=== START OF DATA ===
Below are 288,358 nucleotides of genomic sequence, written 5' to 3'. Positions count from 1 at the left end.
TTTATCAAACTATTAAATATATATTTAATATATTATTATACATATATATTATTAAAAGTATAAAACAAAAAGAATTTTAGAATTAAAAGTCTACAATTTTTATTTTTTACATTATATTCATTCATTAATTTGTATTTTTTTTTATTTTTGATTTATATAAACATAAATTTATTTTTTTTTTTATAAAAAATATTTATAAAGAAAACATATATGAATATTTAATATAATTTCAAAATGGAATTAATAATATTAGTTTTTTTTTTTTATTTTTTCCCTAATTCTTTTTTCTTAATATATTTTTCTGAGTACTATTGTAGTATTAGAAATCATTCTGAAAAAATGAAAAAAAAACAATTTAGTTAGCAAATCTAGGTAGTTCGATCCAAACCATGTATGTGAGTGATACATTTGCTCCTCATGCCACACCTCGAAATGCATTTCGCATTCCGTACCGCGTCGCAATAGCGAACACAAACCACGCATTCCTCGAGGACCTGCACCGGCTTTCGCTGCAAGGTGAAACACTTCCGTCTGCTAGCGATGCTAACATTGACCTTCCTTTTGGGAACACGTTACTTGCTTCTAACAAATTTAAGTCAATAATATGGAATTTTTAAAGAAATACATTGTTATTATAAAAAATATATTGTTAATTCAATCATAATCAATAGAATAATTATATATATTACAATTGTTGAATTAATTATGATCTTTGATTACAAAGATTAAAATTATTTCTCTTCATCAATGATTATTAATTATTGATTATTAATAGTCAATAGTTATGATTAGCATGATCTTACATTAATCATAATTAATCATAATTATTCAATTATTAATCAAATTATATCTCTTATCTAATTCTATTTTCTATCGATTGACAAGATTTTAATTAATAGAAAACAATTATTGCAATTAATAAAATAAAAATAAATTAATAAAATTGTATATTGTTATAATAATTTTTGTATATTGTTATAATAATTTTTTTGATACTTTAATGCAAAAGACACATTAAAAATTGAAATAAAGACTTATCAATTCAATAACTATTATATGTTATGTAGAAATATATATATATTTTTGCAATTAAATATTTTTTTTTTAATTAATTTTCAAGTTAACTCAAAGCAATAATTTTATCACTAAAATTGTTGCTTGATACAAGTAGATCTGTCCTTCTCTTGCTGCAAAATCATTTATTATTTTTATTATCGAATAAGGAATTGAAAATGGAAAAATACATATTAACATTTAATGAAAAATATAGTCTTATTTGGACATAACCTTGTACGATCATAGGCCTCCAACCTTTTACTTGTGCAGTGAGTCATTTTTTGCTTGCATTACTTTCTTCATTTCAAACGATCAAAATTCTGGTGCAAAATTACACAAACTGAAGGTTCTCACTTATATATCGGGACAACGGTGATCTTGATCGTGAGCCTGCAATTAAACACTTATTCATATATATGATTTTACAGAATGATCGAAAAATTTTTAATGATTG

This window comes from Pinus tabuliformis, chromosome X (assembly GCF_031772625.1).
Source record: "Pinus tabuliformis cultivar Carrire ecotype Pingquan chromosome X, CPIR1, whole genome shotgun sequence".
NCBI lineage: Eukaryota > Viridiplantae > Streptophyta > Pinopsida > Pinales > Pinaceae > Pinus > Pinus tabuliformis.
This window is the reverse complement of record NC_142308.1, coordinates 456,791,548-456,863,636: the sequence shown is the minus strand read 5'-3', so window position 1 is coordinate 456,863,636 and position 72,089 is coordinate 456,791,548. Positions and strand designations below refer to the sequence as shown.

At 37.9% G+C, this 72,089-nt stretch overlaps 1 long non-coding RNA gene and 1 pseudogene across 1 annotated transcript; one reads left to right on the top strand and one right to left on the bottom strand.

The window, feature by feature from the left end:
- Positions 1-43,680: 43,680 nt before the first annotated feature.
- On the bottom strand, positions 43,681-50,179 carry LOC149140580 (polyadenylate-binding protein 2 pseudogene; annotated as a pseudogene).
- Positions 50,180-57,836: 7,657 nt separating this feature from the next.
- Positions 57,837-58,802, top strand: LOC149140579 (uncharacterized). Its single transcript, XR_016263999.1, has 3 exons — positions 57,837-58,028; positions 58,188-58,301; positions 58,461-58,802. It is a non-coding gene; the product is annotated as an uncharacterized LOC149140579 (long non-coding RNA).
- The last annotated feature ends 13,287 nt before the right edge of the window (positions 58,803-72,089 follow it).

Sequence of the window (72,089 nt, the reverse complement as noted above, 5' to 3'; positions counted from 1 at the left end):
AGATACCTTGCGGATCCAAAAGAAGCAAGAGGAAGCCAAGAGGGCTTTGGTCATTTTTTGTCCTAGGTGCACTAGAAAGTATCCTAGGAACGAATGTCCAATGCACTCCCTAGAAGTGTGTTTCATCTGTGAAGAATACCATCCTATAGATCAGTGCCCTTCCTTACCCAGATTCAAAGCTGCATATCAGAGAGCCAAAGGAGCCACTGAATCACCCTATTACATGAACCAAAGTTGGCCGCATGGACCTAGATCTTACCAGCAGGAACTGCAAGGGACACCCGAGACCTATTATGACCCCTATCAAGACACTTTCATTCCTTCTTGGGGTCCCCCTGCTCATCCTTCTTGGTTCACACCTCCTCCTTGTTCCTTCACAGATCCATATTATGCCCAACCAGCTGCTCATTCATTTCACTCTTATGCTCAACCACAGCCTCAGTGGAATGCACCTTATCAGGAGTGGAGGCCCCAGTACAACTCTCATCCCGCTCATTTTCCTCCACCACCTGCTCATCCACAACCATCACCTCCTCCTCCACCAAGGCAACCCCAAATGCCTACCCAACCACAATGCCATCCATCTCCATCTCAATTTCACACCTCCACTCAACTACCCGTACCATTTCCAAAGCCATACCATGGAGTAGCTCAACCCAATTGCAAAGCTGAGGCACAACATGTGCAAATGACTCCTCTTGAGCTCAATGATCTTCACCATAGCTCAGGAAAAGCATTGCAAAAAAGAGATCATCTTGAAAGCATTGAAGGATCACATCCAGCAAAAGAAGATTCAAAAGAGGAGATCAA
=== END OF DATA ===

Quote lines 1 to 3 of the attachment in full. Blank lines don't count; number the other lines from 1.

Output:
Below are 288,358 nucleotides of genomic sequence, written 5' to 3'. Positions count from 1 at the left end.
TTTATCAAACTATTAAATATATATTTAATATATTATTATACATATATATTATTAAAAGTATAAAACAAAAAGAATTTTAGAATTAAAAGTCTACAATTTTTATTTTTTACATTATATTCATTCATTAATTTGTATTTTTTTTTATTTTTGATTTATATAAACATAAATTTATTTTTTTTTTTATAAAAAATATTTATAAAGAAAACATATATGAATATTTAATATAATTTCAAAATGGAATTAATAATATTAGTTTTTTTTTTTTATTTTTTCCCTAATTCTTTTTTCTTAATATATTTTTCTGAGTACTATTGTAGTATTAGAAATCATTCTGAAAAAATGAAAAAAAAACAATTTAGTTAGCAAATCTAGGTAGTTCGATCCAAACCATGTATGTGAGTGATACATTTGCTCCTCATGCCACACCTCGAAATGCATTTCGCATTCCGTACCGCGTCGCAATAGCGAACACAAACCACGCATTCCTCGAGGACCTGCACCGGCTTTCGCTGCAAGGTGAAACACTTCCGTCTGCTAGCGATGCTAACATTGACCTTCCTTTTGGGAACACGTTACTTGCTTCTAACAAATTTAAGTCAATAATATGGAATTTTTAAAGAAATACATTGTTATTATAAAAAATATATTGTTAATTCAATCATAATCAATAGAATAATTATATATATTACAATTGTTGAATTAATTATGATCTTTGATTACAAAGATTAAAATTATTTCTCTTCATCAATGATTATTAATTATTGATTATTAATAGTCAATAGTTATGATTAGCATGATCTTACATTAATCATAATTAATCATAATTATTCAATTATTAATCAAATTATATCTCTTATCTAATTCTATTTTCTATCGATTGACAAGATTTTAATTAATAGAAAACAATTATTGCAATTAATAAAATAAAAATAAATTAATAAAATTGTATATTGTTATAATAATTTTTGTATATTGTTATAATAATTTTTTTGATACTTTAATGCAAAAGACACATTAAAAATTGAAATAAAGACTTATCAATTCAATAACTATTATATGTTATGTAGAAATATATATATATTTTTGCAATTAAATATTTTTTTTTTAATTAATTTTCAAGTTAACTCAAAGCAATAATTTTATCACTAAAATTGTTGCTTGATACAAGTAGATCTGTCCTTCTCTTGCTGCAAAATCATTTATTATTTTTATTATCGAATAAGGAATTGAAAATGGAAAAATACATATTAACATTTAATGAAAAATATAGTCTTATTTGGACATAACCTTGTACGATCATAGGCCTCCAACCTTTTACTTGTGCAGTGAGTCATTTTTTGCTTGCATTACTTTCTTCATTTCAAACGATCAAAATTCTGGTGCAAAATTACACAAACTGAAGGTTCTCACTTATATATCGGGACAACGGTGATCTTGATCGTGAGCCTGCAATTAAACACTTATTCATATATATGATTTTACAGAATGATCGAAAAATTTTTAATGATTG

This window comes from Pinus tabuliformis, chromosome X (assembly GCF_031772625.1).